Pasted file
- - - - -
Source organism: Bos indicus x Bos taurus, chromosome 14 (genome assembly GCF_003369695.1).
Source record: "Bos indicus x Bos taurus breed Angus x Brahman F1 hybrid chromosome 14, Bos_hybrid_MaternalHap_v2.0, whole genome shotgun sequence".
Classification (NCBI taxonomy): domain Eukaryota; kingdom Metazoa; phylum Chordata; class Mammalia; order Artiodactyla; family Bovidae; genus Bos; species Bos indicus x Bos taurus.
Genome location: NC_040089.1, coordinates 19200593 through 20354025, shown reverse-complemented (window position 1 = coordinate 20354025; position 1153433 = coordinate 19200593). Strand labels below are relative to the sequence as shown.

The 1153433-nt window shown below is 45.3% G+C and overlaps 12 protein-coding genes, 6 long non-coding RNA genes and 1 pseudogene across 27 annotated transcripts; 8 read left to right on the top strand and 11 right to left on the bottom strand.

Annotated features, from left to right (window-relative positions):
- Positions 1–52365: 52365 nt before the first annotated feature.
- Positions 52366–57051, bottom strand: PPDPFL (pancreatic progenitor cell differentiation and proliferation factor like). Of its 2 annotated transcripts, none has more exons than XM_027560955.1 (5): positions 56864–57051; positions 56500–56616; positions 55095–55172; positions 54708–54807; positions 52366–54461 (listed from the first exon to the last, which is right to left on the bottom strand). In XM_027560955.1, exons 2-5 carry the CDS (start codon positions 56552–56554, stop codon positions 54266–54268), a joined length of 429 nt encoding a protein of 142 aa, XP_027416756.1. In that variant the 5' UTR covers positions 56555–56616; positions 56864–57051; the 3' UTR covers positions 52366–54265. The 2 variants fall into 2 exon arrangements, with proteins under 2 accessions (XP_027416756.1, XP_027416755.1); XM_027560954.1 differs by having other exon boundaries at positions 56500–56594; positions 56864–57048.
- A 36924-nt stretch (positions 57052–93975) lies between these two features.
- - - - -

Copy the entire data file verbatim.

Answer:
Source organism: Bos indicus x Bos taurus, chromosome 14 (genome assembly GCF_003369695.1).
Source record: "Bos indicus x Bos taurus breed Angus x Brahman F1 hybrid chromosome 14, Bos_hybrid_MaternalHap_v2.0, whole genome shotgun sequence".
Classification (NCBI taxonomy): domain Eukaryota; kingdom Metazoa; phylum Chordata; class Mammalia; order Artiodactyla; family Bovidae; genus Bos; species Bos indicus x Bos taurus.
Genome location: NC_040089.1, coordinates 19200593 through 20354025, shown reverse-complemented (window position 1 = coordinate 20354025; position 1153433 = coordinate 19200593). Strand labels below are relative to the sequence as shown.

The 1153433-nt window shown below is 45.3% G+C and overlaps 12 protein-coding genes, 6 long non-coding RNA genes and 1 pseudogene across 27 annotated transcripts; 8 read left to right on the top strand and 11 right to left on the bottom strand.

Annotated features, from left to right (window-relative positions):
- Positions 1–52365: 52365 nt before the first annotated feature.
- Positions 52366–57051, bottom strand: PPDPFL (pancreatic progenitor cell differentiation and proliferation factor like). Of its 2 annotated transcripts, none has more exons than XM_027560955.1 (5): positions 56864–57051; positions 56500–56616; positions 55095–55172; positions 54708–54807; positions 52366–54461 (listed from the first exon to the last, which is right to left on the bottom strand). In XM_027560955.1, exons 2-5 carry the CDS (start codon positions 56552–56554, stop codon positions 54266–54268), a joined length of 429 nt encoding a protein of 142 aa, XP_027416756.1. In that variant the 5' UTR covers positions 56555–56616; positions 56864–57051; the 3' UTR covers positions 52366–54265. The 2 variants fall into 2 exon arrangements, with proteins under 2 accessions (XP_027416756.1, XP_027416755.1); XM_027560954.1 differs by having other exon boundaries at positions 56500–56594; positions 56864–57048.
- A 36924-nt stretch (positions 57052–93975) lies between these two features.